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Posts Tagged ‘Tracy Vaillancourt’

COVIDFatigue

Back in June of 2011, Dirk Van Damme, Head of the OECD’s Innovation and Measuring Progress Division (IMEP), stunned a Toronto gathering of prominent international educators at OISE with a rather harsh assessment of the state of education research.  “It’s mostly of low quality,” he said, “and we need to be more hygenic when using the word research.”

While Van Damme recognized that education research was improving, he claimed that much of the “research” lacked credibility because researchers began from “fixed ideological positions” and limited their work to “small scale” projects with limited broader applicability. He warned then, a decade ago, that we were not “preparing students for 21st century challenges.”

The most recent national study, “Children and Schools During COVID-19 and Beyond,” produced for the Royal Society of Canada by University of Ottawa’s Tracy Vaillancourt and a team of researchers, provides us with a rare opportunity to examine the state of the field. Surely, a team of widely-known university researchers could produce evidence of how the massive disruption and school closures have impacted the learning of 5.7 million Canadian students in the “pandemic generation.”

Studying the Royal Society Policy Briefing report does give you a pretty good sense of the current shape and quality of faculty of education-based research. Social and emotional well-being and children’s mental health are the clear priorities of the vast majority of researchers, mostly trained in child psychology and educational sociology. It’s little wonder, then, that the report emphasizes the social and emotional impacts and focuses, to a large extent, on “notable threats to children’s well-being, educational success, and healthy development” in that order.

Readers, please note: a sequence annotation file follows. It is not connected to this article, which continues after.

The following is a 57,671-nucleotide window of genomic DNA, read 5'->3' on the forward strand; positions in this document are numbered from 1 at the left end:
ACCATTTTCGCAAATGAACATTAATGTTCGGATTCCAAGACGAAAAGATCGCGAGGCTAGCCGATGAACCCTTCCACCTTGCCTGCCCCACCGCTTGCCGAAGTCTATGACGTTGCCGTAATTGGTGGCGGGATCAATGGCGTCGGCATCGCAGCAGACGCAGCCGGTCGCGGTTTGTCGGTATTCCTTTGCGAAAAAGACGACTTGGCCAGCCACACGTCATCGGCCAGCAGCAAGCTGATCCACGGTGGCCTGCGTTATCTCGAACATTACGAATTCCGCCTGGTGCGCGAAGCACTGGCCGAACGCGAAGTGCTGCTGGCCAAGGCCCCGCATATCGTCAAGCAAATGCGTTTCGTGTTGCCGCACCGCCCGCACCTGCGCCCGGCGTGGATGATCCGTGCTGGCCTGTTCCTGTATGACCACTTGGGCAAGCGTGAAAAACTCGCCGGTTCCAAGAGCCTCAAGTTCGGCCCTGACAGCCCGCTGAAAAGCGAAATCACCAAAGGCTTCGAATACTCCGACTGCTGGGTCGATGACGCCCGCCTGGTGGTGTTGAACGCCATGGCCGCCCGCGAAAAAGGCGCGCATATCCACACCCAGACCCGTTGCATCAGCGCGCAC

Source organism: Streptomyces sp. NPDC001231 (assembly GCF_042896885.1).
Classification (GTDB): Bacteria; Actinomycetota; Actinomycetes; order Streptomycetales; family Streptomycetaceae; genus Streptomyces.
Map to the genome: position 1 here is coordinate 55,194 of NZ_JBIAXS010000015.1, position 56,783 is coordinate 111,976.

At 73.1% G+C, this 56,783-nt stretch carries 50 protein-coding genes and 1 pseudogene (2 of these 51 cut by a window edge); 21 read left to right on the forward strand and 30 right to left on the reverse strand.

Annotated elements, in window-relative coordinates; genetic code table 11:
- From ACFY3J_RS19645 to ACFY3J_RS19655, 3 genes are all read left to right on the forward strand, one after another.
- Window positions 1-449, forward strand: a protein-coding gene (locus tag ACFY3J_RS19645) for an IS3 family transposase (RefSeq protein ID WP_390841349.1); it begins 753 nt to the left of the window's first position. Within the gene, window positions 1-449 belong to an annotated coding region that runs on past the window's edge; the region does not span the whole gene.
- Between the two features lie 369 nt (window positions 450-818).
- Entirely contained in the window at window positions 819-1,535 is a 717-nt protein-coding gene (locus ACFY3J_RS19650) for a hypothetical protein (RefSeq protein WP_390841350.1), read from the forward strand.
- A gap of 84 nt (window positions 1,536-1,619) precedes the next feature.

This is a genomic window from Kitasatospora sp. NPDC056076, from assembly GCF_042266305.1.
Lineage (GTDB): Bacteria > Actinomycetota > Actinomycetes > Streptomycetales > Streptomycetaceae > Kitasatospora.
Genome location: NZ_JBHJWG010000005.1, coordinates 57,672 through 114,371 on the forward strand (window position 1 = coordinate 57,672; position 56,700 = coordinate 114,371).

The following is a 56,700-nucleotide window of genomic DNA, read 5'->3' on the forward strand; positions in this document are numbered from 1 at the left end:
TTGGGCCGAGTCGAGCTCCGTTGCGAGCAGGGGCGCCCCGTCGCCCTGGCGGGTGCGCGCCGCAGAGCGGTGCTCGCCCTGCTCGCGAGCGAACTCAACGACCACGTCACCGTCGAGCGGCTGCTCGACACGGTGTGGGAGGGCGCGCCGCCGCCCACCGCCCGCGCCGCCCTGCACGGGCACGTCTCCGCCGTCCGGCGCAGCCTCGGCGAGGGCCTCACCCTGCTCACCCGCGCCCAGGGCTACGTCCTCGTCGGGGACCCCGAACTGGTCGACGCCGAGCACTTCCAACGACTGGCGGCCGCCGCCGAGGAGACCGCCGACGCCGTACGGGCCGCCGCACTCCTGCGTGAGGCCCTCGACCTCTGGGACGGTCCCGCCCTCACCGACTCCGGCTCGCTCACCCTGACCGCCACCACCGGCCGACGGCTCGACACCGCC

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Vaillancourt and her research team do convey a sense of urgency. “We are on the cusp of a ‘generational catastrophe’ that requires swift action to mitigate the harm,” they claim, and we now need to keep schools open. “Schools must be the first to open and the last to close” is the mantra repeated throughout the report. Why we need them open seems to revolve mostly around their 21st century mandate to ensure educational equity and provide social and emotional security for children. Judging from the report, the COVID-19 crisis may well have reinforced the commitment of researchers  to transform schools into “therapeutic institutions” for all children.